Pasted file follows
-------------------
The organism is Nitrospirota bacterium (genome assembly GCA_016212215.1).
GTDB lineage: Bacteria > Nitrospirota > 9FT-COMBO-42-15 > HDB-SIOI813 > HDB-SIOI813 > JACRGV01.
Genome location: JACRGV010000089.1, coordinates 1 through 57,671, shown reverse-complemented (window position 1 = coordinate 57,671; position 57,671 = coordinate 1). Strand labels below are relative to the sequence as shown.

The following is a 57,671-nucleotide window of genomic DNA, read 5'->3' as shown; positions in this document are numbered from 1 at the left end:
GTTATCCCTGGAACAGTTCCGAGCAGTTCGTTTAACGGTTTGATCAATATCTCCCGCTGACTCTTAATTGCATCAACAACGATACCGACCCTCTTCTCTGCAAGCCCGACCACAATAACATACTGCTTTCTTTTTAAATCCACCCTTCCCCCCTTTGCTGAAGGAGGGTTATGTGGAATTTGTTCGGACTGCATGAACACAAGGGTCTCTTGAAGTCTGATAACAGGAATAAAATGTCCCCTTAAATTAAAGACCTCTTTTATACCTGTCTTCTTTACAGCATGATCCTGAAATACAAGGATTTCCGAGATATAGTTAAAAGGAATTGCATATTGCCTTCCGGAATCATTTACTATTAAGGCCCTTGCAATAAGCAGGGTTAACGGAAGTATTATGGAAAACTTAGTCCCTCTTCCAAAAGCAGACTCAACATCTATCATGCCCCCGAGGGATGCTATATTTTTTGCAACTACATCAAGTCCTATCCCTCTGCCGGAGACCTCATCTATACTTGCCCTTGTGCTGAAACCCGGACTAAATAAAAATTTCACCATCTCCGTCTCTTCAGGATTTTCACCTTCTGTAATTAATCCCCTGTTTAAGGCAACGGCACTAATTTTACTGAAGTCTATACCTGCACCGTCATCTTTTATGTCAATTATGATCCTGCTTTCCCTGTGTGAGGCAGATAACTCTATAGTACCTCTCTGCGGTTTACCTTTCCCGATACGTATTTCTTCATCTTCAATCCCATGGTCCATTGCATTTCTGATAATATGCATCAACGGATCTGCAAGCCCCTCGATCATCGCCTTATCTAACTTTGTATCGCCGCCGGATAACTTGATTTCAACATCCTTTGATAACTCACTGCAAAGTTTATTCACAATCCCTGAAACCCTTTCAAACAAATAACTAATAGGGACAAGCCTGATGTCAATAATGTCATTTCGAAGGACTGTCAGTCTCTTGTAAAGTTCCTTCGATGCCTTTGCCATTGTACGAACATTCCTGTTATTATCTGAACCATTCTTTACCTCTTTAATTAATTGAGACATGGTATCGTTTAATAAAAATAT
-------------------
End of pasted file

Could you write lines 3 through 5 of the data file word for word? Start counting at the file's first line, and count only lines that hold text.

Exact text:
Genome location: JACRGV010000089.1, coordinates 1 through 57,671, shown reverse-complemented (window position 1 = coordinate 57,671; position 57,671 = coordinate 1). Strand labels below are relative to the sequence as shown.

The following is a 57,671-nucleotide window of genomic DNA, read 5'->3' as shown; positions in this document are numbered from 1 at the left end:
GTTATCCCTGGAACAGTTCCGAGCAGTTCGTTTAACGGTTTGATCAATATCTCCCGCTGACTCTTAATTGCATCAACAACGATACCGACCCTCTTCTCTGCAAGCCCGACCACAATAACATACTGCTTTCTTTTTAAATCCACCCTTCCCCCCTTTGCTGAAGGAGGGTTATGTGGAATTTGTTCGGACTGCATGAACACAAGGGTCTCTTGAAGTCTGATAACAGGAATAAAATGTCCCCTTAAATTAAAGACCTCTTTTATACCTGTCTTCTTTACAGCATGATCCTGAAATACAAGGATTTCCGAGATATAGTTAAAAGGAATTGCATATTGCCTTCCGGAATCATTTACTATTAAGGCCCTTGCAATAAGCAGGGTTAACGGAAGTATTATGGAAAACTTAGTCCCTCTTCCAAAAGCAGACTCAACATCTATCATGCCCCCGAGGGATGCTATATTTTTTGCAACTACATCAAGTCCTATCCCTCTGCCGGAGACCTCATCTATACTTGCCCTTGTGCTGAAACCCGGACTAAATAAAAATTTCACCATCTCCGTCTCTTCAGGATTTTCACCTTCTGTAATTAATCCCCTGTTTAAGGCAACGGCACTAATTTTACTGAAGTCTATACCTGCACCGTCATCTTTTATGTCAATTATGATCCTGCTTTCCCTGTGTGAGGCAGATAACTCTATAGTACCTCTCTGCGGTTTACCTTTCCCGATACGTATTTCTTCATCTTCAATCCCATGGTCCATTGCATTTCTGATAATATGCATCAACGGATCTGCAAGCCCCTCGATCATCGCCTTATCTAACTTTGTATCGCCGCCGGATAACTTGATTTCAACATCCTTTGATAACTCACTGCAAAGTTTATTCACAATCCCTGAAACCCTTTCAAACAAATAACTAATAGGGACAAGCCTGATGTCAATAATGTCATTTCGAAGGACTGTCAGTCTCTTGTAAAGTTCCTTCGATGCCTTTGCCATTGTACGAACATTCCTGTTATTATCTGAACCATTCTTTACCTCTTTAATTAATTGAGACATGGTATCGTTTAATAAAAATAT